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Monday, July 31, 2017

Breathing life and sensation onto the pages


"Good writing is supposed to evoke sensation in the reader.   Not the fact that it is raining, but the feeling of being rained upon.” – E.L. Doctorow

A lifelong New Yorker – born in The Bronx in 1931 and died in Manhattan in July, 1915 – Doctorow was one of the literary world’s great “crafters” of historical fiction.  He once said that it is the historian's place to tell us about a time in history or an era, but it is the novelist's role to tell us how we would act and feel if we lived in that time or era.

His characters exemplified Hemingway's admonition that when writing a novel, the writer should create living people - "... people, not characters.  A character is a caricature."

I thought about Doctorow and his marvelous writing – books like Ragtime, for example – while talking with a radio interviewer about my historical novel And The Wind Whispered.  "You really put us into the time and place," the interviewer said.  "Did you feel an obligation to make that real to us, so that we would know?"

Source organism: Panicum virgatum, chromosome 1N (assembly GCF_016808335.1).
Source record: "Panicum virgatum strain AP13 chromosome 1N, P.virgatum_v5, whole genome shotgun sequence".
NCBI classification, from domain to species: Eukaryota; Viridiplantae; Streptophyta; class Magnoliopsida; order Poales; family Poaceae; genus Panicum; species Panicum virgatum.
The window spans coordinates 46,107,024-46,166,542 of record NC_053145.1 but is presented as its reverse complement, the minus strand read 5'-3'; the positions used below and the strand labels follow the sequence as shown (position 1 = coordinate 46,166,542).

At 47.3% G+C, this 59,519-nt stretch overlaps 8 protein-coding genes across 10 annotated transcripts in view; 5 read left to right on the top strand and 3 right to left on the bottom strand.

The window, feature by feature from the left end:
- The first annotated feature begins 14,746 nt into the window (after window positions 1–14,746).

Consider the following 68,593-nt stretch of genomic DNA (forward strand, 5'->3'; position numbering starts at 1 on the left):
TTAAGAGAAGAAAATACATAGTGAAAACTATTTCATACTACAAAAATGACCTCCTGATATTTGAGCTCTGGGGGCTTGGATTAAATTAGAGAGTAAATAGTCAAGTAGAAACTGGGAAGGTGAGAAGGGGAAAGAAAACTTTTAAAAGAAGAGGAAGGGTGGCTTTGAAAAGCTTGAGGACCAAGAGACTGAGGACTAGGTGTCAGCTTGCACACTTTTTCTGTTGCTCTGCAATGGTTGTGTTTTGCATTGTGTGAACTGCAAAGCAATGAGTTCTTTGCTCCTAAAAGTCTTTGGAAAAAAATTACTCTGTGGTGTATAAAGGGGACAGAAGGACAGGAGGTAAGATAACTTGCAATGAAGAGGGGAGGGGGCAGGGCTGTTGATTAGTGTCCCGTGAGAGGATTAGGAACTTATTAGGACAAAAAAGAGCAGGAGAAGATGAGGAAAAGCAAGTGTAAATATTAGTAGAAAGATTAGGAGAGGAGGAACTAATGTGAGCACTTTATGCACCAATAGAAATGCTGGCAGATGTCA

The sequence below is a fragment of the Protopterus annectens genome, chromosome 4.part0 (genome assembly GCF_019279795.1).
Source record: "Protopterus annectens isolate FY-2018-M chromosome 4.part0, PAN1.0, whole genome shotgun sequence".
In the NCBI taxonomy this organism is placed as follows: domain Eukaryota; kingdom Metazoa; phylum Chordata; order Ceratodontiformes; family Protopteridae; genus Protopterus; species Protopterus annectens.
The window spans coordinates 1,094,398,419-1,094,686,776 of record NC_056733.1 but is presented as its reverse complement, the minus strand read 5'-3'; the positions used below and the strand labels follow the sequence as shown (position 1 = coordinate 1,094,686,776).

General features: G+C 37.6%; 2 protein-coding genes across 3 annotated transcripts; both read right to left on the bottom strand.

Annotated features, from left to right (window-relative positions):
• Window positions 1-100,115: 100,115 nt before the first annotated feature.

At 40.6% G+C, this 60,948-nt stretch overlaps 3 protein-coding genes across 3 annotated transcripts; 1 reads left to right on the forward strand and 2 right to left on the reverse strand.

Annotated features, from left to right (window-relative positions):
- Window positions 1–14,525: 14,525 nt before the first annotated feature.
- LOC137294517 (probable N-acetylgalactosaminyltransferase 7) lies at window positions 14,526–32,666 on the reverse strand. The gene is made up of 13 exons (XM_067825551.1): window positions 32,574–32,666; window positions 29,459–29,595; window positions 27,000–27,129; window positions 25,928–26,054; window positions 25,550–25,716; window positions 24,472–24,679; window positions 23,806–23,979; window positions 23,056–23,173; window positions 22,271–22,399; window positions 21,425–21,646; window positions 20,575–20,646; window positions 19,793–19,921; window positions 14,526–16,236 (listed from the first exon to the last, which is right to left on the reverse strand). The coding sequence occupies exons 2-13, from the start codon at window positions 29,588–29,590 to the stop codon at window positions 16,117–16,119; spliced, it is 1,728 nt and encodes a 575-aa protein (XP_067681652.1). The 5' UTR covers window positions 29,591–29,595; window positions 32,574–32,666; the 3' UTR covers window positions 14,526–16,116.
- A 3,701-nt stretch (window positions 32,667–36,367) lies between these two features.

As Doctorow so succinctly said, THAT IS the writer's obligation.  It is not acceptable to be "mostly right."  We must be completely right in what we share         if we are to remain true to our craft and the great writers who have led us along the way.

“One of the things I had to learn as a writer was to trust the act of writing,” Doctorow said.  “To put myself in the position of writing to find out what I was writing. I did that with World's Fair, as with all of them. The inventions of the book come as discoveries.”



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